"Timberrrr!" is a familiar sound this time of year as Christmas tree hunters descend on choose-and-cut farms. If you're in the lumberjack mood, Ventura County offers upwards of 16 farms from which to choose your holiday tree.
Although most Christmas tree farms opened the day after Thanksgiving, the busiest time of the holidays is now upon us.
"The middle weekend in December is when we're most swamped," J. J. Birkenshaw said. She and her husband, Jim, own and operate Holiday Forest Ranch in Moorpark.
The family tradition of choosing a tree--ultimately strung with colorful lights and trimmed with decorations--is a painstaking decision for most. And more often than not, the children are calling all the shots.
"They're wonderful," Birkenshaw said. "The kids come in squealing and are most definitely the boss; the parents follow them."
Native to the Northern California coast, the Monterey pine is the most widely grown variety of Christmas tree at choose-and-cut farms. "Virtually all farms grow this variety," J. J. Birkenshaw said. "They adapt well to the Southern California climate and grow year-round, as opposed to some varieties that are dormant during the winter."
Unlike other crops, which need meticulous attention and care during the growing stage, Monterey pines make for easy farming.
"Weed control and pruning are really the only things we do during off-season," Birkenshaw said. "Basically, we go in and prune two to four times a year to retain the shape of the tree. Not much is done because the customers like them fat and fluffy."
Holiday Forest Ranch customers have 60 acres of Christmas conifers to choose from.
"The farm has been in business 23 years," Birkenshaw said, "and it's the oldest and largest in Ventura County."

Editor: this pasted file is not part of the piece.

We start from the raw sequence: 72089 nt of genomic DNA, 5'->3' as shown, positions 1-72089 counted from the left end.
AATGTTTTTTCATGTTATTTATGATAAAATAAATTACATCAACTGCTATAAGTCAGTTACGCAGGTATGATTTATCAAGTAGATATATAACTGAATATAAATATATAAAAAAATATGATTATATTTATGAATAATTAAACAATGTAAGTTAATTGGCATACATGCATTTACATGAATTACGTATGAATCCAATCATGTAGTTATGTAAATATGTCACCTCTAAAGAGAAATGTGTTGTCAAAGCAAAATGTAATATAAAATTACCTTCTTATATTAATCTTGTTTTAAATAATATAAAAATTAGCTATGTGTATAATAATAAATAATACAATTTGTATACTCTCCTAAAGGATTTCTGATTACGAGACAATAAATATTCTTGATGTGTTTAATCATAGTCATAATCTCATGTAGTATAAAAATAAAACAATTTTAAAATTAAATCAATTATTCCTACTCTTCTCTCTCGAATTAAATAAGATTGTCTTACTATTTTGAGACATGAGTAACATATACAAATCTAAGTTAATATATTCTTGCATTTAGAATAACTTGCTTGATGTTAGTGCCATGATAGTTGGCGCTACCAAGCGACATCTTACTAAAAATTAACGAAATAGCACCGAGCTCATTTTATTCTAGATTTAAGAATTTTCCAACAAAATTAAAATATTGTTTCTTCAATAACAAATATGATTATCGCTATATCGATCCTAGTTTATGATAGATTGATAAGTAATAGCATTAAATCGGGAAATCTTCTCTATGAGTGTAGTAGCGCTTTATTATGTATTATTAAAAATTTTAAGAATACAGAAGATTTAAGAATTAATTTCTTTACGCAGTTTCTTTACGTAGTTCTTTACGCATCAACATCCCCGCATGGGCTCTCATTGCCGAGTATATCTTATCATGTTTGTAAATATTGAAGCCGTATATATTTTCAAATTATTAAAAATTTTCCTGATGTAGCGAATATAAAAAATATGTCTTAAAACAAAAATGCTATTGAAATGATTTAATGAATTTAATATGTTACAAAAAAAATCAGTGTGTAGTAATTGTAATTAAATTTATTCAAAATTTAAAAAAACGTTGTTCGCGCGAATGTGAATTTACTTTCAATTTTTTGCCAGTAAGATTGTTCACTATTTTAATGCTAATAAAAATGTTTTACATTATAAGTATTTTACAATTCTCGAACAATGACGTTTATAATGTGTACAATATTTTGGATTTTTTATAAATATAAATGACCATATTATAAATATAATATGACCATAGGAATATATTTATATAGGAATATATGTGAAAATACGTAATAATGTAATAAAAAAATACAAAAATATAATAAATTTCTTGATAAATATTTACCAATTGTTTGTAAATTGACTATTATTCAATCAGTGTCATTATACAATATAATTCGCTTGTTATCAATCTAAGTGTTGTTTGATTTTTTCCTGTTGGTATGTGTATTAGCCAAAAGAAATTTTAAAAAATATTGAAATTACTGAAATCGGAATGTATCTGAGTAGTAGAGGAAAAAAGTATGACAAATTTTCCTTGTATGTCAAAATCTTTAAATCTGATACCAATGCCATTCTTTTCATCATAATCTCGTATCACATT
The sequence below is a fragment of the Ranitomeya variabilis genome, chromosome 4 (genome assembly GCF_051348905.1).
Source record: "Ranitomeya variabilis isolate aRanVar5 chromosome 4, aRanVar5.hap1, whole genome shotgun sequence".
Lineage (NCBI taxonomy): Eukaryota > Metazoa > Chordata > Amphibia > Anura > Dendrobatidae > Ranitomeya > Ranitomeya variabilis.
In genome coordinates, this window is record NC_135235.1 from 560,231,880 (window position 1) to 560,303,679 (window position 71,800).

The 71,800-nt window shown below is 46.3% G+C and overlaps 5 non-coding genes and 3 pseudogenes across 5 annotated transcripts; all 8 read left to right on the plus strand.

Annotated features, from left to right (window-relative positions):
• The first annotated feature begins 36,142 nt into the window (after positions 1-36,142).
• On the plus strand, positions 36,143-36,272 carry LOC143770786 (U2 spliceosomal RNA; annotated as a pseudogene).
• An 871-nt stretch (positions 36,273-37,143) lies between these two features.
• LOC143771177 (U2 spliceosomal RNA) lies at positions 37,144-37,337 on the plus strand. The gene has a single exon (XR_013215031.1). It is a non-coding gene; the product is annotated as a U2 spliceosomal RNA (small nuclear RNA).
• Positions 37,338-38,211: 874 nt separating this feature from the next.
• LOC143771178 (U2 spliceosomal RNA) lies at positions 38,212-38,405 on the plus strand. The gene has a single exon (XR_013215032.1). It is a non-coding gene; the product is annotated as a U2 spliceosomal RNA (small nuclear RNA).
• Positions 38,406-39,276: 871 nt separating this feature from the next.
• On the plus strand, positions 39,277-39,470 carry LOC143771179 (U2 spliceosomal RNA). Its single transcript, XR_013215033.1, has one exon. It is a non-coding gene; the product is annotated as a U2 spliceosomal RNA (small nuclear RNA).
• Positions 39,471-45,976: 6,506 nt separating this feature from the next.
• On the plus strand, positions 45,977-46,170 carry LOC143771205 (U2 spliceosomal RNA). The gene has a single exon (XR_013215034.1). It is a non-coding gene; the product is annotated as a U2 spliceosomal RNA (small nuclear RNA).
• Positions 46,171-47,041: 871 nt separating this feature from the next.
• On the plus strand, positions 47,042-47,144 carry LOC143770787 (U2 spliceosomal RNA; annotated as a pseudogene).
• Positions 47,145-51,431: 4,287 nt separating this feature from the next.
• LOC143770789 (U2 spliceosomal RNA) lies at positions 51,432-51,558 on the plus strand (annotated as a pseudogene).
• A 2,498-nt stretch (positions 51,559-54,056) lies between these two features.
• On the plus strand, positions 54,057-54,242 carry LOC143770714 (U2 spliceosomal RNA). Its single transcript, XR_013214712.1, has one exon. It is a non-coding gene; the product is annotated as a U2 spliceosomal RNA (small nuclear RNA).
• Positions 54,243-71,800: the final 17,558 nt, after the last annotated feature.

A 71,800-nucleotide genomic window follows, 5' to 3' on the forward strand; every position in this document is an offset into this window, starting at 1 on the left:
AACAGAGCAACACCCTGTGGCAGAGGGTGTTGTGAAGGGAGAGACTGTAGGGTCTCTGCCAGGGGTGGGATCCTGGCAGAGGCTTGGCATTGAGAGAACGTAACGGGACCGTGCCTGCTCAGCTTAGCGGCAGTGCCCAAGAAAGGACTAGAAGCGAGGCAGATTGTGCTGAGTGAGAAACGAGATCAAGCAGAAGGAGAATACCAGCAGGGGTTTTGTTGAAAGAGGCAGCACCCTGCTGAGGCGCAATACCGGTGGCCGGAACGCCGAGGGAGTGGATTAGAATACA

Planted from 12-inch seedlings, the trees will reach a height of about six feet in four years.
"We offer trees from about four on up to 12 feet," she said. And after locating the chosen one, felling the tree may not prove to be as daunting as one might expect--or will it?
"The stumps are pretty soft so it's easy to cut," Birkenshaw said. However, that's for an average six- or seven-foot tree. "The larger trees take a lot more work," she said.
Thinking about venturing into the forest to cut your own conifer? Don't bother. According to the U. S. Forest Service, poachers can be slapped with a stiff fine. "Depending on how many trees have been cut and the person's attitude, the fine can be as much as $5,000," information assistant Jamie Moore said.
The Forest Service does offer the public a chance to harvest trees each year at a designated location on top of Frazier Mountain. However, the time is past--tree cutting, for a nominal fee, was offered the first and second weekends of December. Rangers will be on the lookout from now on.
If the whole idea of bending, kneeling and chopping your own tree brings visions of lumbago, you can purchase a tree from a pre-cut lot. But Birkenshaw warned: "You can't get any fresher than a choose-and-cut tree."
"Most pre-cut trees are harvested in Washington and Oregon, so there is a travel period before it reaches the lot," she said. "The tree has already started to dry because the sap runs out."
Birkenshaw has this suggestion to keep your choose-and-cut tree as fresh as possible through the holidays:
"When you get home, recut the stump one-quarter of an inch up from the bottom because the sap will run on the way home and seal the stump," preventing it from absorbing water, she said.
"After cutting, place the tree in a bucket of water overnight." Birkenshaw said a six-foot tree will absorb one to two quarts of water overnight after the initial cutting.
"Hose it off and let it drink the water all night; next morning, bring it in and put the tree in a water stand," she said.
What about dispensing an aspirin in the water stand to help keep the tree fresh?
"I'm asked that a lot from customers and my reply is, 'Only if it has a headache,' " Birkenshaw said. "The aspirin thing is just an old wive's tale."
Holiday Forest Ranch is at 4645 Hitch Blvd., four miles west of Moorpark along California 118. Hours: daily 9 a.m. to dusk through Dec. 24.
The cost is $3.50 a foot; "that's the same price since 1987," Birkenshaw said. There's a four-foot minimum so "if you choose a three-footer, you still pay for four," she said.
Customers are supplied hand saws--"sharpened every year"--and to assist in transporting the tree, wheel barrows and helpers are available. Call 523-7313.